"You are worth so much more than your productivity."
On "quiet quitting" and other work-related nonsense
I saw this card randomly online probably 10 years ago, and it kind of blew me away. I had never, until that moment, considered how much of my self-worth I had placed on what I was able to do, or produce, or help with. And it's been right at the forefront of my brain as we've been hearing about all kinds of work "trends" that have been cropping up—"quiet quitting," "no one wants to work anymore," etc. If you haven't heard about it, "quiet quitting" is when you stop doing tasks outside of the job you were hired for, but don’t say that you’re doing so. (This is often because things got piled onto you without your consent to begin with.) And the whole "no one wants to work anymore," don't even get me started on that one. Someone researched how long this phrase has appeared in media, and it turns out, people who have been comfortably living off of others' labor have been saying this kind of thing for decades.
Love letters from dz is a reader-supported publication. To receive new posts and support my work, consider becoming a free or paid subscriber.
"Time is money."
No, time is an illusion! And money is made up! Arrrrrrgh!
I was just looking over the Wikipedia entry for the book, The Protestant Ethic and the Spirit of Capitalism by Max Weber, written in the early 1900s. There's loads to unpack, but this passage that the entry cites stood out to me:
"Remember, that time is money. He that can earn ten shillings a day by his labor, and goes abroad, or sits idle, one half of that day, though he spends but sixpence during his diversion or idleness, ought not to reckon that the only expense; he has really spent, or rather thrown away, five shillings besides. [...] Remember, that money is the prolific, generating nature. Money can beget money, and its offspring can beget more, and so on."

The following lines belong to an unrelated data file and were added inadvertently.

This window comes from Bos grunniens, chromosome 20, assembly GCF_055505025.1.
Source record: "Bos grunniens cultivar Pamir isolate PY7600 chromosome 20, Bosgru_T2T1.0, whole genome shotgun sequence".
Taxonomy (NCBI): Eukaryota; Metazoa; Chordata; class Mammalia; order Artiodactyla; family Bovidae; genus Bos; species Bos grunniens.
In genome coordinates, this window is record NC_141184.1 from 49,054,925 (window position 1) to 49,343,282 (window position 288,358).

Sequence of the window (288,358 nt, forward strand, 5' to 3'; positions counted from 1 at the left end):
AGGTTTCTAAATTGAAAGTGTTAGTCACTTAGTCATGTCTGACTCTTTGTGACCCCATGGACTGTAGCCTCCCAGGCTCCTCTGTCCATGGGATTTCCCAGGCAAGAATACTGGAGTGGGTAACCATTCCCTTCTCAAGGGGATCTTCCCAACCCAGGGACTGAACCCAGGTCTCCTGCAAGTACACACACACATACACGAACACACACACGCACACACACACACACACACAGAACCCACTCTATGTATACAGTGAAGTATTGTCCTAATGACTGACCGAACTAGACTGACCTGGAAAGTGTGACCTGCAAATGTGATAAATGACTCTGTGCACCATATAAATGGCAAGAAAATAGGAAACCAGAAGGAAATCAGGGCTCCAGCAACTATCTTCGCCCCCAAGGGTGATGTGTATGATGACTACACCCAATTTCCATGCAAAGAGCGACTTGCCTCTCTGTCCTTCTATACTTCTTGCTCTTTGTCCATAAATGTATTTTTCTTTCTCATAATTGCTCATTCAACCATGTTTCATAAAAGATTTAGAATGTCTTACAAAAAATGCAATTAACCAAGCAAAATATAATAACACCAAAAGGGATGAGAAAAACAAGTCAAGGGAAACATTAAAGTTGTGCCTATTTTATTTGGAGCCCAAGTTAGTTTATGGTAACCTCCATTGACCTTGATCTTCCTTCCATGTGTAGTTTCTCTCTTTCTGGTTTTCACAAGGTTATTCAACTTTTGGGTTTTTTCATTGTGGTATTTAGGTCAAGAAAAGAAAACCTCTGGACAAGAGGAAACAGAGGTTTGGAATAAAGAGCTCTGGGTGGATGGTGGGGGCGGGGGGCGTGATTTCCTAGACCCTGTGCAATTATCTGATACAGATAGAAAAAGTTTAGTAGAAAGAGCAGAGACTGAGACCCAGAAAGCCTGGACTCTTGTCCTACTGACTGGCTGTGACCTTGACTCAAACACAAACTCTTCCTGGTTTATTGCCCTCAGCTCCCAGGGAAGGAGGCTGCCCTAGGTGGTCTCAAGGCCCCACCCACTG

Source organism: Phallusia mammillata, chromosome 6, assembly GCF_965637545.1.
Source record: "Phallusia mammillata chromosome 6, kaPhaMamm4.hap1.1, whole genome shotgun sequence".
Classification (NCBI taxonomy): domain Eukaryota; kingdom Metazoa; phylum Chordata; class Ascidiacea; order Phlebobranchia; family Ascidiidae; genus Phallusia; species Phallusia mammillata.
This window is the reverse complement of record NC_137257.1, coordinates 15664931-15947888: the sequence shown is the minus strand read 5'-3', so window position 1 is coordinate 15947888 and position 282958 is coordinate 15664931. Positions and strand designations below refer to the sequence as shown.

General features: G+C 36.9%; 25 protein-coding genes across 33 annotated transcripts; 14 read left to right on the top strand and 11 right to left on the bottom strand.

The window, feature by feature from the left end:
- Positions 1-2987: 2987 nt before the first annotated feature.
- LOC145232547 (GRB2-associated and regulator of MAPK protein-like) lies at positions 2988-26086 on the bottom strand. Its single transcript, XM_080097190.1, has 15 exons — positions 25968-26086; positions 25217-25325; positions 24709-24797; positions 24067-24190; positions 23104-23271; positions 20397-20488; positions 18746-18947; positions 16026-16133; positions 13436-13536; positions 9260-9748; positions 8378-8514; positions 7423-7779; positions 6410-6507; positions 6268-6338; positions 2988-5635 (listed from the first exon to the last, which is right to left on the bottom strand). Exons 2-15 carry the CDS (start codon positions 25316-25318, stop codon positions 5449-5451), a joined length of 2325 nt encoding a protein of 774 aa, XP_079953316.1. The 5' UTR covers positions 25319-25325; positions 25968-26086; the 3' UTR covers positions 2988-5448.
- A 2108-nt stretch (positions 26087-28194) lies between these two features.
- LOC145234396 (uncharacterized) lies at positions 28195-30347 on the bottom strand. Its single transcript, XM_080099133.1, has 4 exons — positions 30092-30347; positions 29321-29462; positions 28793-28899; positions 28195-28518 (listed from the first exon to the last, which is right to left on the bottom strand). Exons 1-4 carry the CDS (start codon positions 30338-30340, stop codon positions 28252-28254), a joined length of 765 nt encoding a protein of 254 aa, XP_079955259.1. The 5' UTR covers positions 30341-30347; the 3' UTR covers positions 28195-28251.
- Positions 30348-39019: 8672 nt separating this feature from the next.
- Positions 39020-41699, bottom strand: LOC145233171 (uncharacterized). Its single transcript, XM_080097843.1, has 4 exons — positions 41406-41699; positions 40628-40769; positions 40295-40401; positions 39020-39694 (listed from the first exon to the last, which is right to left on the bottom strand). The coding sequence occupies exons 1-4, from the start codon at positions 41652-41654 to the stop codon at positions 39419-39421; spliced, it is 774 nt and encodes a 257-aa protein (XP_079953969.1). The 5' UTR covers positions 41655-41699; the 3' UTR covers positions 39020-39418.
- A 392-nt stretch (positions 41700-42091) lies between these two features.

I think about how insidious of a concept this has become, how infected our systems and cultures are with it. In this oversimplified version of the equation, there are no other considerations or values that one should take into account when choosing how to spend one's time. Resting, care, absorbing beauty, thinking, enjoying oneself, none of those very basic needs gets accounted for. The only truth is that time is money.
The other craptastic part of this is that it also assumes all playing fields are level, and that if one just works hard enough, money will appear. That's almost as bad as the ”manifesting” baloney I wrote about last time. Hard-work-will-set-you-free assumes that people will always be paid, and paid fairly/equitably, and paid on time, and and and, for the work that they do. Turns out, not so much.
But let's go back to other ways that this has infected us.
First, let's look at "idleness" as a concept. I'd argue that there's no such thing as idleness— an former therapist reminded me often that "sitting is also an action." When you're still, you're: resting, thinking, staring, listening, observing, breathing, scratching, dozing, all kinds of stuff is going on. So, you're not actually ever idle. (Unless you're an enlightened being who's manage to get to emptiness, of course. I am not talking to you. For many reasons, mostly that I'm jealous. Anyhoo.)